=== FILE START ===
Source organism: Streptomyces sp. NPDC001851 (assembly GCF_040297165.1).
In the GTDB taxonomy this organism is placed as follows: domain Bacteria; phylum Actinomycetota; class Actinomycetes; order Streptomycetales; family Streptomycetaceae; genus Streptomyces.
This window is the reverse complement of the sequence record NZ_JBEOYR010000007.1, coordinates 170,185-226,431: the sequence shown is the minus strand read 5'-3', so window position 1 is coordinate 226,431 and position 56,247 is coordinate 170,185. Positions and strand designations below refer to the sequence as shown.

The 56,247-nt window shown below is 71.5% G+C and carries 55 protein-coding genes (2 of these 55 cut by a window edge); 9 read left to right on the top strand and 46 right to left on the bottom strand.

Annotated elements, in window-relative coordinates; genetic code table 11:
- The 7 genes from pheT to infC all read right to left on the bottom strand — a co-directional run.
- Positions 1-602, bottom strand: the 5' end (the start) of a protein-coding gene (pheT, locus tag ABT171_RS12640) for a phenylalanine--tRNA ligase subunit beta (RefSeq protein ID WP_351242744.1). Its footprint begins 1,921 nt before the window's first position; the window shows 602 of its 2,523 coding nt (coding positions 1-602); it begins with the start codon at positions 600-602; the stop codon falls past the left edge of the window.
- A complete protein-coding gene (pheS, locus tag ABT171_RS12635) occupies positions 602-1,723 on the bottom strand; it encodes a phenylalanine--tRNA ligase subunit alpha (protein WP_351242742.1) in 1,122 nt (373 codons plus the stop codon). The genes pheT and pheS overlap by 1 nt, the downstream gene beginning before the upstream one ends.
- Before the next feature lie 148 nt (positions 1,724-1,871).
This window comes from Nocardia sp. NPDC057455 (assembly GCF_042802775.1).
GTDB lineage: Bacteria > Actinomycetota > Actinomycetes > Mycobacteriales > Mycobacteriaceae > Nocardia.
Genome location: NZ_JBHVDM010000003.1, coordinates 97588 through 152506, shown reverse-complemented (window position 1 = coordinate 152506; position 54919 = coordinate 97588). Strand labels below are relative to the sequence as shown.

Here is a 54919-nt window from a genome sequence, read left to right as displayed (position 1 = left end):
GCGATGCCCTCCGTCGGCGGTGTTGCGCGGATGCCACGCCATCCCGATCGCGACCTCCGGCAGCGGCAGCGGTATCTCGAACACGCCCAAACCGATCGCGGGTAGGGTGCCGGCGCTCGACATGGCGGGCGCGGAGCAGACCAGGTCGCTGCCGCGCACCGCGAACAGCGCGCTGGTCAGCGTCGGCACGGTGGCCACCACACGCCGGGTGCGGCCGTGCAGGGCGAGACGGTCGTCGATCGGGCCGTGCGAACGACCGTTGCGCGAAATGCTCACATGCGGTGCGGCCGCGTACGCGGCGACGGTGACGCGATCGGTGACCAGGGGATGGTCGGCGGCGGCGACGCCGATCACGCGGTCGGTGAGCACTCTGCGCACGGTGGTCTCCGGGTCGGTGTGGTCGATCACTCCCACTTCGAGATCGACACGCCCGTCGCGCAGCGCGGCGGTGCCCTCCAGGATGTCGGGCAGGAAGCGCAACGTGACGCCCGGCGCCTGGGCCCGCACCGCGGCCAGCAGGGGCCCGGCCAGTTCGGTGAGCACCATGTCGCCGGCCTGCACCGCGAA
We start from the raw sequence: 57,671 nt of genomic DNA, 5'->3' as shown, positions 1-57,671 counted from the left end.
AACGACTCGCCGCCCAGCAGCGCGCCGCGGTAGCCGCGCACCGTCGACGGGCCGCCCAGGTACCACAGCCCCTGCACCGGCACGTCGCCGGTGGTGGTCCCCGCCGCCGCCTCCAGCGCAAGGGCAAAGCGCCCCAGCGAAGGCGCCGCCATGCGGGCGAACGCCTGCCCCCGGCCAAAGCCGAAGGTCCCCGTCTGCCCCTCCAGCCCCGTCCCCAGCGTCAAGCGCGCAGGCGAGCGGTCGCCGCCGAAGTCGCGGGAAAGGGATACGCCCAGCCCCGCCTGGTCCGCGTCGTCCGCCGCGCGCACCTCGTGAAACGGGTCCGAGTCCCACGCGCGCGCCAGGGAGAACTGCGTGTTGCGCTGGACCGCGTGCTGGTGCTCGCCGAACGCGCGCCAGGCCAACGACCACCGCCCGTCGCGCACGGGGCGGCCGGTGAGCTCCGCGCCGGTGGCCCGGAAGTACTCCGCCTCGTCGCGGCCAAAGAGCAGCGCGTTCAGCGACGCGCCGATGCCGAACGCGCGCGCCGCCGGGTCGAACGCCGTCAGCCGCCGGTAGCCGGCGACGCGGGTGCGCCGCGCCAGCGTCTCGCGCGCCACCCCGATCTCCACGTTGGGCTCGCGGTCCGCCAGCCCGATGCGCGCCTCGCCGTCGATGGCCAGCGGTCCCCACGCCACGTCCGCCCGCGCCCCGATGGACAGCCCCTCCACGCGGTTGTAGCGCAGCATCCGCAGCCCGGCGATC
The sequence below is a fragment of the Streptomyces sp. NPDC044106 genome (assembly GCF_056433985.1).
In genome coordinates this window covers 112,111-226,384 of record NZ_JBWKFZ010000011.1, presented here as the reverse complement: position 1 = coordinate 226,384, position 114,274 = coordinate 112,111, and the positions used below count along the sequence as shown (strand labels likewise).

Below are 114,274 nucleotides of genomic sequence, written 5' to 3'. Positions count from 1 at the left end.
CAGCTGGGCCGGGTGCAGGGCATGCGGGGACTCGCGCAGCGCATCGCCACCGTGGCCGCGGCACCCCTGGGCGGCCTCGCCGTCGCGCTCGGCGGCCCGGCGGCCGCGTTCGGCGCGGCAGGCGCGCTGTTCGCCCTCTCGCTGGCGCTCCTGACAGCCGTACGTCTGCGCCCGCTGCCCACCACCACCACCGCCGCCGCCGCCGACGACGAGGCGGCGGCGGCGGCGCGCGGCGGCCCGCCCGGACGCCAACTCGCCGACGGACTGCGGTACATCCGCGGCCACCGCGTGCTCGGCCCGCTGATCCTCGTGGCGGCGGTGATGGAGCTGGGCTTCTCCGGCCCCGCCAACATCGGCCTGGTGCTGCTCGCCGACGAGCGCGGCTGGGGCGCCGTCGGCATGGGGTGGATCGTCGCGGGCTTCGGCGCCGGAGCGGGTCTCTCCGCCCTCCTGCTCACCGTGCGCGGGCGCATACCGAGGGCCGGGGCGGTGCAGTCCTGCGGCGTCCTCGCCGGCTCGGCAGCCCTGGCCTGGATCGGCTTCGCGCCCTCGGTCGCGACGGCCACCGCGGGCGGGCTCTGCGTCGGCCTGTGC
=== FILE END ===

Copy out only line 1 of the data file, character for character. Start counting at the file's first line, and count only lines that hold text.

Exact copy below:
Source organism: Streptomyces sp. NPDC001851 (assembly GCF_040297165.1).